Be the best. The phrase which is drilled into every aspiring solider who is thinking about building a career in the army.
But for some youngsters they feel “their best” before army life is not good enough.
The price for an education is now tougher than ever with the standard university fee being £9,000.
Regular changes to the GCSE system and the scrapping of student maintenance grants has also piled on the pressure for some.
Out of the 10 army candidates approached by the Lancaster Guardian at their enlistment ceremony, eight said they wanted to join due to “a lack of career opportunities” and “a better education.”
For 16-year-old Samuel Edmondson a career in the army is his only option.
Joining the army is something I’ve wanted to do all my life, and in all honesty I didn’t see much opportunity elsewhereSamuel Edmondson
Samuel, from Carnforth, said: “Joining the army is something I’ve wanted to do all my life, and in all honesty I didn’t see much opportunity elsewhere.
“To learn and earn at the same time is great, and I’m following in my dad’s footsteps.
“There are a lot of job preferences through the army and you don’t see a lot of 16-year-olds getting paid this much.”
Kieran De Carteret is entering as a supply specialist for the Royal Logistics Corps.
The 16-year-old said: “I wanted to get out and gain some experience and I didn’t want to stay in education any longer.
“It is portrayed as quite hard to get a job at the age of 16, the army does provide good opportunities for people of all ages.”
Over the past two years the Lancaster Army Careers Office has seen an increase in the number of applicants across the district.
Every year the office receives 250 applications with 60 being put through successfully for training.
Major Marc Steventon, MBE, Senior Careers Adviser for Cumbria and Lancashire, said: “The office has recruited more this year than it did last year and I think that’s because more people are realising how much opportunity is available.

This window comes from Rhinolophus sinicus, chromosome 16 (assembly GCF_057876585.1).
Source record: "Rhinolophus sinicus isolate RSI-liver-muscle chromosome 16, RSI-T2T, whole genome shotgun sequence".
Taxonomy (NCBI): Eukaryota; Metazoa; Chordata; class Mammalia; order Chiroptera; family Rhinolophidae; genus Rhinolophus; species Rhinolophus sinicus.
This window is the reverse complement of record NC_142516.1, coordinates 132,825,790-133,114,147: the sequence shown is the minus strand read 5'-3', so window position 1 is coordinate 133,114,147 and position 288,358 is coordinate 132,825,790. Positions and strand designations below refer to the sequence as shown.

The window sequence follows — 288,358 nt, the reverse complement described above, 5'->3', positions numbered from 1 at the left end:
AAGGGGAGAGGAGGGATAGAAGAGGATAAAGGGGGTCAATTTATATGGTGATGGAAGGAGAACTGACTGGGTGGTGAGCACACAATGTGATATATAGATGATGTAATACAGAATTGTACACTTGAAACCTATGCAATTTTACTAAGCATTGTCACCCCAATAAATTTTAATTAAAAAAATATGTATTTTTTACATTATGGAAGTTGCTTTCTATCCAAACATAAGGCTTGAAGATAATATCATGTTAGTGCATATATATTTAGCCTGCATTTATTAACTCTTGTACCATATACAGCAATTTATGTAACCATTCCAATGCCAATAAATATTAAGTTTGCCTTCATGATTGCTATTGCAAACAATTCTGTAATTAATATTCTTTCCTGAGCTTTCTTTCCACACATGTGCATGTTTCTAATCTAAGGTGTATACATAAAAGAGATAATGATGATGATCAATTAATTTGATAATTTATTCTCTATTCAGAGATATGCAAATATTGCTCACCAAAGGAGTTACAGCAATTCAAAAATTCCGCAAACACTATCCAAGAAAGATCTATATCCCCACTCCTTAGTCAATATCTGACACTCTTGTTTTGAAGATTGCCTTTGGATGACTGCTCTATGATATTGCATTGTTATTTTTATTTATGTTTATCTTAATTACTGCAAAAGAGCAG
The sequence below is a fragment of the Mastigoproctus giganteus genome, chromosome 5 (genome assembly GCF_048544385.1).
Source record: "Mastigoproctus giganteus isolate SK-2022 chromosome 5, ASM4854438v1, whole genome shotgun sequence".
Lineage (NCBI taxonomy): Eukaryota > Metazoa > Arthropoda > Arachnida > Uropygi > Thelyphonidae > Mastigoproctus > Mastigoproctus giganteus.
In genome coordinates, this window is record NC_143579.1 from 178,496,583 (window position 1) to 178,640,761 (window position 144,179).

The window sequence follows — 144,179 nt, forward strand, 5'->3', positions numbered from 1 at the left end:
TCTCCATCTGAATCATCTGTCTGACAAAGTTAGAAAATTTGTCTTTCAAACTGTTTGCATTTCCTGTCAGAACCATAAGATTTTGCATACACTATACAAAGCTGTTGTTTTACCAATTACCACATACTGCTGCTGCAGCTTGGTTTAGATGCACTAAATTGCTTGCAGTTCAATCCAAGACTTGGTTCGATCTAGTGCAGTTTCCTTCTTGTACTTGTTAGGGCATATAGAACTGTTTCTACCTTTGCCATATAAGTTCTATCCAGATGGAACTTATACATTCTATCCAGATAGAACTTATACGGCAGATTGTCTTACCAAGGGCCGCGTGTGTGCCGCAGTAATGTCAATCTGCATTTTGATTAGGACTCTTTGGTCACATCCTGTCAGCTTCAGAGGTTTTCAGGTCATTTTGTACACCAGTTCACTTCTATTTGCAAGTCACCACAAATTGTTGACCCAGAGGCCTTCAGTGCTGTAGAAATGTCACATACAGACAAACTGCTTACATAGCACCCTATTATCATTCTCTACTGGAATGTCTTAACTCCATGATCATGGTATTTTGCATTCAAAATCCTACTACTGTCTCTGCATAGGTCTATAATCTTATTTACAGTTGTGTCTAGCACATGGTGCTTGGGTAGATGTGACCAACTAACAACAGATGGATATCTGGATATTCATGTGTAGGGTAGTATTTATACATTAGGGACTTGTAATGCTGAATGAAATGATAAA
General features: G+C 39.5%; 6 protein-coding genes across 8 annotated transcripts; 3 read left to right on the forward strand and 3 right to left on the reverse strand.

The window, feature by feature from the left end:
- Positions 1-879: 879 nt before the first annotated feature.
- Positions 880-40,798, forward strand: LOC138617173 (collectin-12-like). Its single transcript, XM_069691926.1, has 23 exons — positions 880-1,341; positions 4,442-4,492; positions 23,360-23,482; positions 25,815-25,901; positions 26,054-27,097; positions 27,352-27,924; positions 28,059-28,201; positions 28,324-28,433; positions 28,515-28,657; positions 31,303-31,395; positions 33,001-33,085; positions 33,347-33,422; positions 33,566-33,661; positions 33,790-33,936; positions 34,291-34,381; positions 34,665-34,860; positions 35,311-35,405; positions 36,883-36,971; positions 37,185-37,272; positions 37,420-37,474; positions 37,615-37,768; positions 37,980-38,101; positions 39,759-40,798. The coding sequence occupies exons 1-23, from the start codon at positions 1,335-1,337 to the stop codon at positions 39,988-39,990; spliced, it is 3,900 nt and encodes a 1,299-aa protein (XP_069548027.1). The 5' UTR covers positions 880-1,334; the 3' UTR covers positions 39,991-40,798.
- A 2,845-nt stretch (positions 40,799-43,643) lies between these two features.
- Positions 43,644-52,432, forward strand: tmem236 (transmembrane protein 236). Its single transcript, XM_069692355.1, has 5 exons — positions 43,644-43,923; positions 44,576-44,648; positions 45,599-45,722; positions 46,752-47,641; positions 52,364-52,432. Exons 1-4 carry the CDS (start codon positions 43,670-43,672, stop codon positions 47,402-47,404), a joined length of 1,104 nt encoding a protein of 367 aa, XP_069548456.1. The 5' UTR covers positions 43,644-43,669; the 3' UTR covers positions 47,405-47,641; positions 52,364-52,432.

“The army is right up there now in giving recognisable qualifications to young people.
“Sometimes people’s perceptions of the army is slightly skewed, they think there is only one job, which is a combat role running around with a rifle, what they tend to miss is the 143 other jobs that are available.”
Lancaster MP Cat Smith has said it is devastating some youngsters are joining because they feel they have nothing else left to do.
Ms Smith said: “I had a lot of family members in the army but if the army is not for you and you feel it is your last option then I think that is utterly devastating.
“Education has been massively cut under this government.
“If you go back to Victorian times you had young, working class men joining up because it was their only option and it looks like we are going back to that.”
Morecambe MP David Morris has said there are opportunities out there for young people in the area.
Mr Morris said: “It is now compulsory for young people to stay in education to the age of 18, by means of full time study, an apprenticeship or traineeship.
“The army offers fantastic training for our young people but the government is ensuring that schools are providing detailed careers advice from year 8 onwards to ensure that pupils are fully informed about the wide range of options which are available to them.”
Once the youngsters have passed the criteria they will head for the Army Foundation College in Harrogate were they will undergo military lessons as well as academic classes.
They will be away from home for 40 weeks with a starting wage of £14,500 a year.
Major of Lancaster Jon Barry has recognised the commitment the candidates are prepared to make.
Mayor Barry said: “As a university city 18-year- olds will be living away for 40 weeks, but these men are younger and what they will be doing will be ten times harder so hats off to them.
“I’m sure they will make their parents very proud.”
Major Steventon said: “If this group of young people here were going to university that same look would be on their parents’ faces.
“The army looks after its soldiers, they are our most valuable asset.
“The equipment is what it is, its the soldiers that make the army.”
Corporal offers advice to the new recruits
Advice from one of the youngest corporals in the Queen’s Dragoon Guards (QDG).
Alex Doolan, from Morecambe, said: “The training is progressive so you will naturally get fitter as you continue through basic training. However a good level of fitness is required initially.
“Turn up with the right frame of mind. Your are joining an organisation that has a strong and respected rank structure.
“Be prepared to be very busy for the first couple of months.
“That’s the time you are being moulded into a soldier from a civilian so expect late nights, early mornings and being on your feet and active for the majority of the day.
“For the majority it will be there first time away from home for an extended period.
“This is an opportunity to be relished and does a lot by way of helping people grow up and adapt quickly by themselves.
“And last thing remember, if it was easy everyone would be doing it.”